PRECIOUS METALS: Gold prices climbed towards 1,200 dollars per ounce.

"Gold continues to consolidate around the 1,200-dollar level, effectively trading in about a 30-dollar range since the start of the month," said Raj Patel, head trader at Spread Co in London.

"The weaker dollar of late has offset some of the fall in physical demand for gold, so the market is waiting for direction it seems."

The glamorous metal had struck an all-time peak of 1,265.30 dollars an ounce on June 21.

By late Friday on the London Bullion Market, gold rose to 1,190.50 dollars an ounce from 1,189.25 dollars the previous week.

Silver eased to 18.17 dollars an ounce from 18.25 dollars.

On the London Platinum and Palladium Market, platinum climbed to 1,541 dollars an ounce from 1,505 dollars.

Palladium increased to 460 dollars an ounce from 456 dollars.

BASE METALS: Prices soared on the back of solid economic data and buoyant equities.

"Base metals (are) still trading off equities and broader market sentiment," said VTB Capital analyst Andrey Kryuchenkov.

Over the course of the week, lead soared by 10 percent, tin gained 6.7 percent, nickel surged 7.5 percent and zinc also won 7.5 percent in value.

By Friday on the London Metal Exchange, copper for delivery in three months had jumped to 7,030 dollars a tonne from 6,483 dollars a week earlier.

Three-month aluminium leapt to 2,038 dollars a tonne from 1,978 dollars.

Three-month lead rocketed to 1,950 dollars a tonne from 1,770 dollars.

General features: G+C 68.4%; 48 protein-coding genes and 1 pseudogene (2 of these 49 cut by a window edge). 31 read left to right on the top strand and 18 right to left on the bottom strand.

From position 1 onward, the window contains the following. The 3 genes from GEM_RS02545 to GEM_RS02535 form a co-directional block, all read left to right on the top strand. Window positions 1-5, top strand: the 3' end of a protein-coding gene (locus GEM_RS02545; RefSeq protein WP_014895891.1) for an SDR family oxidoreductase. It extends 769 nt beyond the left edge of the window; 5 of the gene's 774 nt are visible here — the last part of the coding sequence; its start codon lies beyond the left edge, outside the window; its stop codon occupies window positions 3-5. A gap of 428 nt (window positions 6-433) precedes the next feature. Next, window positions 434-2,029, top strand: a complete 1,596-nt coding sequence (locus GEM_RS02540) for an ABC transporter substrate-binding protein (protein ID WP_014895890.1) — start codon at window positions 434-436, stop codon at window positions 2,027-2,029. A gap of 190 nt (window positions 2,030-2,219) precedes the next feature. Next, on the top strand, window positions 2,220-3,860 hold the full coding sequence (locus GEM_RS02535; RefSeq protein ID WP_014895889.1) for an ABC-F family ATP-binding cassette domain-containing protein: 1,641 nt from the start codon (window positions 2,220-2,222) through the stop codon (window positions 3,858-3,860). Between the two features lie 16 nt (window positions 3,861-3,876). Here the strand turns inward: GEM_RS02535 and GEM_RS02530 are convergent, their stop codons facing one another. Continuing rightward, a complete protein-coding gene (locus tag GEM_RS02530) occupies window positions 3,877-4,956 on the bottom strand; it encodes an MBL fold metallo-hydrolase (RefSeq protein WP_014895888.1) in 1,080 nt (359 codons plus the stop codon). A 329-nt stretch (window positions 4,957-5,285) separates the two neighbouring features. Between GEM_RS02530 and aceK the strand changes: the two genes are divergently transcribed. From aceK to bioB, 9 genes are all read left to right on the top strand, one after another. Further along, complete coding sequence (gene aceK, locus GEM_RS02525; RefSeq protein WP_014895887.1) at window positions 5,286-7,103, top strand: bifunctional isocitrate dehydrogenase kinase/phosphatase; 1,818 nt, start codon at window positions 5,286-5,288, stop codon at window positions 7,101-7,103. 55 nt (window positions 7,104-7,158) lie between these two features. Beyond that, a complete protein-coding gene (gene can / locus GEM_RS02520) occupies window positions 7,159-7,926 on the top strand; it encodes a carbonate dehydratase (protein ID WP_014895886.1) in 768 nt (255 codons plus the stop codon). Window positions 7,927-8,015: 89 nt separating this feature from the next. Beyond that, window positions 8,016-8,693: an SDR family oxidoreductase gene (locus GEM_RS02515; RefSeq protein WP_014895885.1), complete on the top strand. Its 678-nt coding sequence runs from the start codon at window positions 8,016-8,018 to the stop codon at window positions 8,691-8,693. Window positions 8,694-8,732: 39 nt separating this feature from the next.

Three-month tin rallied to 18,789 dollars a tonne from 17,600 dollars.

Three-month zinc rose to 1,926 dollars a tonne from 1,791 dollars.

Three-month nickel leapt to 20,425 dollars a tonne from 18,975 dollars.

COCOA: Cocoa prices sank on profit-taking, after scaling recent dizzy heights that were last witnessed 33 years ago, but analysts warned that the market could push even higher.

"The recent public speculative purchase of seven percent of the global supply by (a) hedge fund investor has prompted a lot of recent volatility in the cocoa price in the short term," said CMC Markets analyst Michael Hewson.

"Concerns about the recent heavy rains in the Ivory Coast have kept a floor under prices and threaten to push them ever higher," he warned.

By Friday on LIFFE -- London's futures exchange -- the price of cocoa for delivery in September eased to 2,302 pounds a tonne from 2,452 pounds the previous week.

On the New York Board of Trade (NYBOT), the September cocoa contract sank to 2,967 dollars a tonne from 3,166 dollars.

SUGAR: Sugar prices rose.

By Friday on NYBOT, the price of unrefined sugar for delivery in October increased to 18.30 US cents a pound from 17.19 cents the previous week.

On LIFFE, the price of a tonne of white sugar for October rallied to 555 pounds from 527 pounds.

COFFEE: Coffee futures pulled lower.

By Friday on LIFFE, Robusta for delivery in September slid to 1,724 dollars a tonne from 1,758 dollars the previous week.

On NYBOT, Arabica for September eased to 166.70 US cents a pound from 167.10 cents.

GRAINS AND SOYA: Maize, soya and wheat prices enjoyed mixed fortunes.

By Friday on the Chicago Board of Trade, maize for delivery in December dipped to 3.90 dollars a bushel from 4.07 dollars the previous week.

November-dated soyabean meal -- used in animal feed -- rose to 9.86 dollars from 9.85 dollars.

Wheat for September firmed to 6.01 dollars a bushel from 5.87 dollars.

RUBBER: Malaysian rubber prices drifted higher in subdued trading conditions, dealers said.

The Malaysian Rubber Board's benchmark SMR20 firmed to 286.0 US cents per kilo, from 285.90 cents last week.


© 2010 AFP